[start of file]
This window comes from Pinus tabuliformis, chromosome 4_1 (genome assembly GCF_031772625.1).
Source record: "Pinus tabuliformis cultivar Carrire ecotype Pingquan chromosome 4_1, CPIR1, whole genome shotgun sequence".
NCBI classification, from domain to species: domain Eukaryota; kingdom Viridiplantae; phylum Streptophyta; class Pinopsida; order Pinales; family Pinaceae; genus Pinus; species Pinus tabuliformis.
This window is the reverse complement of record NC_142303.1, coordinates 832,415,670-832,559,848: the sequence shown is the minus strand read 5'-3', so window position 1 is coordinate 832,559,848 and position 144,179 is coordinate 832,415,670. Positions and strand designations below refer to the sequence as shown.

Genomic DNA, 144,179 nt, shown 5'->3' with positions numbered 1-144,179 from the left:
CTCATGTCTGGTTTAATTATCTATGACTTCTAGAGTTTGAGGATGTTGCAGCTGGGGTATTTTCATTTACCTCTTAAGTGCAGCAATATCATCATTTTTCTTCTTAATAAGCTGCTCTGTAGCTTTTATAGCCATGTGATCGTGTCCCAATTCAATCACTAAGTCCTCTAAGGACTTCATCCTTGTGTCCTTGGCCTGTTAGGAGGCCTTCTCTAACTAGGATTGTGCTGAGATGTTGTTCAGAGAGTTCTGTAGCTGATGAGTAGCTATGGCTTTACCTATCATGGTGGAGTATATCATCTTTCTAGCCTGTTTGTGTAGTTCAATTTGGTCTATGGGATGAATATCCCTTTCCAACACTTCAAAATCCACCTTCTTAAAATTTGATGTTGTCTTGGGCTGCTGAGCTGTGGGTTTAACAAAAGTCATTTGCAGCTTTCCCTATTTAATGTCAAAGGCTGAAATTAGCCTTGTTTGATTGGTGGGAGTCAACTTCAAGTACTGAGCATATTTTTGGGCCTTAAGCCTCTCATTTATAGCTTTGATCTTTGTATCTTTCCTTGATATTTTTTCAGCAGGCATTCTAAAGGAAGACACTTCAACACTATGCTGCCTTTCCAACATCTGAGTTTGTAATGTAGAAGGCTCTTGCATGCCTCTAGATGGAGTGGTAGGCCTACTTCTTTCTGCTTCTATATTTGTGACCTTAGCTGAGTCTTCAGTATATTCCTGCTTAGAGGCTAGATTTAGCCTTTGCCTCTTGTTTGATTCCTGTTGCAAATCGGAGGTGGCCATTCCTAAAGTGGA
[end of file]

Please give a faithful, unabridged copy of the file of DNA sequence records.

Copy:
This window comes from Pinus tabuliformis, chromosome 4_1 (genome assembly GCF_031772625.1).
Source record: "Pinus tabuliformis cultivar Carrire ecotype Pingquan chromosome 4_1, CPIR1, whole genome shotgun sequence".
NCBI classification, from domain to species: domain Eukaryota; kingdom Viridiplantae; phylum Streptophyta; class Pinopsida; order Pinales; family Pinaceae; genus Pinus; species Pinus tabuliformis.
This window is the reverse complement of record NC_142303.1, coordinates 832,415,670-832,559,848: the sequence shown is the minus strand read 5'-3', so window position 1 is coordinate 832,559,848 and position 144,179 is coordinate 832,415,670. Positions and strand designations below refer to the sequence as shown.

Genomic DNA, 144,179 nt, shown 5'->3' with positions numbered 1-144,179 from the left:
CTCATGTCTGGTTTAATTATCTATGACTTCTAGAGTTTGAGGATGTTGCAGCTGGGGTATTTTCATTTACCTCTTAAGTGCAGCAATATCATCATTTTTCTTCTTAATAAGCTGCTCTGTAGCTTTTATAGCCATGTGATCGTGTCCCAATTCAATCACTAAGTCCTCTAAGGACTTCATCCTTGTGTCCTTGGCCTGTTAGGAGGCCTTCTCTAACTAGGATTGTGCTGAGATGTTGTTCAGAGAGTTCTGTAGCTGATGAGTAGCTATGGCTTTACCTATCATGGTGGAGTATATCATCTTTCTAGCCTGTTTGTGTAGTTCAATTTGGTCTATGGGATGAATATCCCTTTCCAACACTTCAAAATCCACCTTCTTAAAATTTGATGTTGTCTTGGGCTGCTGAGCTGTGGGTTTAACAAAAGTCATTTGCAGCTTTCCCTATTTAATGTCAAAGGCTGAAATTAGCCTTGTTTGATTGGTGGGAGTCAACTTCAAGTACTGAGCATATTTTTGGGCCTTAAGCCTCTCATTTATAGCTTTGATCTTTGTATCTTTCCTTGATATTTTTTCAGCAGGCATTCTAAAGGAAGACACTTCAACACTATGCTGCCTTTCCAACATCTGAGTTTGTAATGTAGAAGGCTCTTGCATGCCTCTAGATGGAGTGGTAGGCCTACTTCTTTCTGCTTCTATATTTGTGACCTTAGCTGAGTCTTCAGTATATTCCTGCTTAGAGGCTAGATTTAGCCTTTGCCTCTTGTTTGATTCCTGTTGCAAATCGGAGGTGGCCATTCCTAAAGTGGA